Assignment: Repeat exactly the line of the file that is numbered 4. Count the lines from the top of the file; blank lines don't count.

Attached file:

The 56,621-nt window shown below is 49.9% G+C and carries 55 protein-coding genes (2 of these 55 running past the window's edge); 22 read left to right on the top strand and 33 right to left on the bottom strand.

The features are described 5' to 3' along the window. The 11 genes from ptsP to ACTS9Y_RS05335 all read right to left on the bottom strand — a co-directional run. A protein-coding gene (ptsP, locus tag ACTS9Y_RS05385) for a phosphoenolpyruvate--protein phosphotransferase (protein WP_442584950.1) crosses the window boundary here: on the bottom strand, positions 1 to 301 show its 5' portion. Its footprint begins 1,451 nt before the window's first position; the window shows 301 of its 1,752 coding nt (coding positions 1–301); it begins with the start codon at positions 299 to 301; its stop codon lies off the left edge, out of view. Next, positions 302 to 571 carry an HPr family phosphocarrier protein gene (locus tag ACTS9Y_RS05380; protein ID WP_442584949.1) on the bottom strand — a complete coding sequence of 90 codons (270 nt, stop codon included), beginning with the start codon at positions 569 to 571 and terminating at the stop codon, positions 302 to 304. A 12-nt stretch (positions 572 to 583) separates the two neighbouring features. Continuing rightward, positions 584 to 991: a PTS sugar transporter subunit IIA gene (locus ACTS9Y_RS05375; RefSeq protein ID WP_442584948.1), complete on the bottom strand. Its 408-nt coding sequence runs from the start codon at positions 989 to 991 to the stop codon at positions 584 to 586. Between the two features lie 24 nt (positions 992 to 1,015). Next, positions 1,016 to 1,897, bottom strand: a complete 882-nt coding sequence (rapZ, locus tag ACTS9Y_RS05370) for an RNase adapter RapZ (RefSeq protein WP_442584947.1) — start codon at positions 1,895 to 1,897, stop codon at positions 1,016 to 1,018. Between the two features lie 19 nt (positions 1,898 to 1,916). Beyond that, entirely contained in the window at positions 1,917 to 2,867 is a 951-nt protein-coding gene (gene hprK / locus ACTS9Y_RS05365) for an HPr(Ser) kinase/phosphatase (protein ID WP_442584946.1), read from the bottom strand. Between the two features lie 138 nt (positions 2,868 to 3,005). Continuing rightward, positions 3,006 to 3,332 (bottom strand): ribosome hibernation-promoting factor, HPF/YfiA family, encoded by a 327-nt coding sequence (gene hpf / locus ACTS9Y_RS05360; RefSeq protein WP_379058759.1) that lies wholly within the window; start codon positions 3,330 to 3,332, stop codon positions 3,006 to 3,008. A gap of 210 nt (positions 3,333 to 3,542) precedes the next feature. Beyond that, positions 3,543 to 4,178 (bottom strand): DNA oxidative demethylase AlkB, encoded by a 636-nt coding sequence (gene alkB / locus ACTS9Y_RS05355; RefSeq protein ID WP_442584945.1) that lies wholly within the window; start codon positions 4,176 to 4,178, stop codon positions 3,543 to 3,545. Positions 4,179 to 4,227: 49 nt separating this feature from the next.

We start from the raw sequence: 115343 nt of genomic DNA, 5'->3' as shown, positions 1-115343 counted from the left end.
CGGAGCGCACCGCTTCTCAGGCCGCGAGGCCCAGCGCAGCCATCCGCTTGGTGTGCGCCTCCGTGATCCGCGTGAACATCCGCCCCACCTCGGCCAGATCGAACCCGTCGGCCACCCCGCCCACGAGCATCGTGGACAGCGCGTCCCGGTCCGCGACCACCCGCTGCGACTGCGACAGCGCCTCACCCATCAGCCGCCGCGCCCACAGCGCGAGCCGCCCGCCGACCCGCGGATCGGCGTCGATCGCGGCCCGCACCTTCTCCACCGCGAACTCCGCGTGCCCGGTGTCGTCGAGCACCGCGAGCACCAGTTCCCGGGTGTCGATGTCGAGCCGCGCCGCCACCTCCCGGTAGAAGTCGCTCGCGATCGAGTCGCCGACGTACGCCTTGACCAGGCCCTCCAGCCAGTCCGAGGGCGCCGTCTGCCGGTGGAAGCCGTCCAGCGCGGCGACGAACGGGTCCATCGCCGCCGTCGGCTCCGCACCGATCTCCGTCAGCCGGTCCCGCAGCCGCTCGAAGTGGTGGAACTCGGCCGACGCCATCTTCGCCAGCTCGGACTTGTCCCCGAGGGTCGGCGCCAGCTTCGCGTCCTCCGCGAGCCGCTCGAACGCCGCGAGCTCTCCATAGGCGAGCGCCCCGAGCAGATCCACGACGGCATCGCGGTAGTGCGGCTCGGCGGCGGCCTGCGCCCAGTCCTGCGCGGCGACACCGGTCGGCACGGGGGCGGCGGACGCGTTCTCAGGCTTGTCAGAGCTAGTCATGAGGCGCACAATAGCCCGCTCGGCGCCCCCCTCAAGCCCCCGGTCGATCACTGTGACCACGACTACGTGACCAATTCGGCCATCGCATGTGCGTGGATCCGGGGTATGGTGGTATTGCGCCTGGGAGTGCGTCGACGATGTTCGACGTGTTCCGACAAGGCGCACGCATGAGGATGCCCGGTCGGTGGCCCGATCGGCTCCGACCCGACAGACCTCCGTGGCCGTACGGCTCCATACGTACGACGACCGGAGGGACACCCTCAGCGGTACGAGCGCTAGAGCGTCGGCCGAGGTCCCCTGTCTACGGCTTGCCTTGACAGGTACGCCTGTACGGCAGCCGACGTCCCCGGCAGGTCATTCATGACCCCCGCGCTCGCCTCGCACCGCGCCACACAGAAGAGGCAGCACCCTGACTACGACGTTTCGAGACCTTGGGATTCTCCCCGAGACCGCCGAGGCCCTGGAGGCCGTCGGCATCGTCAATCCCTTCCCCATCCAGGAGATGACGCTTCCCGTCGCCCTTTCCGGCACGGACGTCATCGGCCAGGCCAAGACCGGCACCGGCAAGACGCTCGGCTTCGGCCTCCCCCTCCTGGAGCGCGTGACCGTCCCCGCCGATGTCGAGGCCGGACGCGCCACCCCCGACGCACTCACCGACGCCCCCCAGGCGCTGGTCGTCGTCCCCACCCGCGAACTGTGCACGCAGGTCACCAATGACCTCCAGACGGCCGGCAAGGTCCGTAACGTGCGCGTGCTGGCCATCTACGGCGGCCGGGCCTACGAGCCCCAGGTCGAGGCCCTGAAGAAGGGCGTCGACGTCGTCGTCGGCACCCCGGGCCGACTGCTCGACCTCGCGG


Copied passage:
CGGAGCGCACCGCTTCTCAGGCCGCGAGGCCCAGCGCAGCCATCCGCTTGGTGTGCGCCTCCGTGATCCGCGTGAACATCCGCCCCACCTCGGCCAGATCGAACCCGTCGGCCACCCCGCCCACGAGCATCGTGGACAGCGCGTCCCGGTCCGCGACCACCCGCTGCGACTGCGACAGCGCCTCACCCATCAGCCGCCGCGCCCACAGCGCGAGCCGCCCGCCGACCCGCGGATCGGCGTCGATCGCGGCCCGCACCTTCTCCACCGCGAACTCCGCGTGCCCGGTGTCGTCGAGCACCGCGAGCACCAGTTCCCGGGTGTCGATGTCGAGCCGCGCCGCCACCTCCCGGTAGAAGTCGCTCGCGATCGAGTCGCCGACGTACGCCTTGACCAGGCCCTCCAGCCAGTCCGAGGGCGCCGTCTGCCGGTGGAAGCCGTCCAGCGCGGCGACGAACGGGTCCATCGCCGCCGTCGGCTCCGCACCGATCTCCGTCAGCCGGTCCCGCAGCCGCTCGAAGTGGTGGAACTCGGCCGACGCCATCTTCGCCAGCTCGGACTTGTCCCCGAGGGTCGGCGCCAGCTTCGCGTCCTCCGCGAGCCGCTCGAACGCCGCGAGCTCTCCATAGGCGAGCGCCCCGAGCAGATCCACGACGGCATCGCGGTAGTGCGGCTCGGCGGCGGCCTGCGCCCAGTCCTGCGCGGCGACACCGGTCGGCACGGGGGCGGCGGACGCGTTCTCAGGCTTGTCAGAGCTAGTCATGAGGCGCACAATAGCCCGCTCGGCGCCCCCCTCAAGCCCCCGGTCGATCACTGTGACCACGACTACGTGACCAATTCGGCCATCGCATGTGCGTGGATCCGGGGTATGGTGGTATTGCGCCTGGGAGTGCGTCGACGATGTTCGACGTGTTCCGACAAGGCGCACGCATGAGGATGCCCGGTCGGTGGCCCGATCGGCTCCGACCCGACAGACCTCCGTGGCCGTACGGCTCCATACGTACGACGACCGGAGGGACACCCTCAGCGGTACGAGCGCTAGAGCGTCGGCCGAGGTCCCCTGTCTACGGCTTGCCTTGACAGGTACGCCTGTACGGCAGCCGACGTCCCCGGCAGGTCATTCATGACCCCCGCGCTCGCCTCGCACCGCGCCACACAGAAGAGGCAGCACCCTGACTACGACGTTTCGAGACCTTGGGATTCTCCCCGAGACCGCCGAGGCCCTGGAGGCCGTCGGCATCGTCAATCCCTTCCCCATCCAGGAGATGACGCTTCCCGTCGCCCTTTCCGGCACGGACGTCATCGGCCAGGCCAAGACCGGCACCGGCAAGACGCTCGGCTTCGGCCTCCCCCTCCTGGAGCGCGTGACCGTCCCCGCCGATGTCGAGGCCGGACGCGCCACCCCCGACGCACTCACCGACGCCCCCCAGGCGCTGGTCGTCGTCCCCACCCGCGAACTGTGCACGCAGGTCACCAATGACCTCCAGACGGCCGGCAAGGTCCGTAACGTGCGCGTGCTGGCCATCTACGGCGGCCGGGCCTACGAGCCCCAGGTCGAGGCCCTGAAGAAGGGCGTCGACGTCGTCGTCGGCACCCCGGGCCGACTGCTCGACCTCGCGG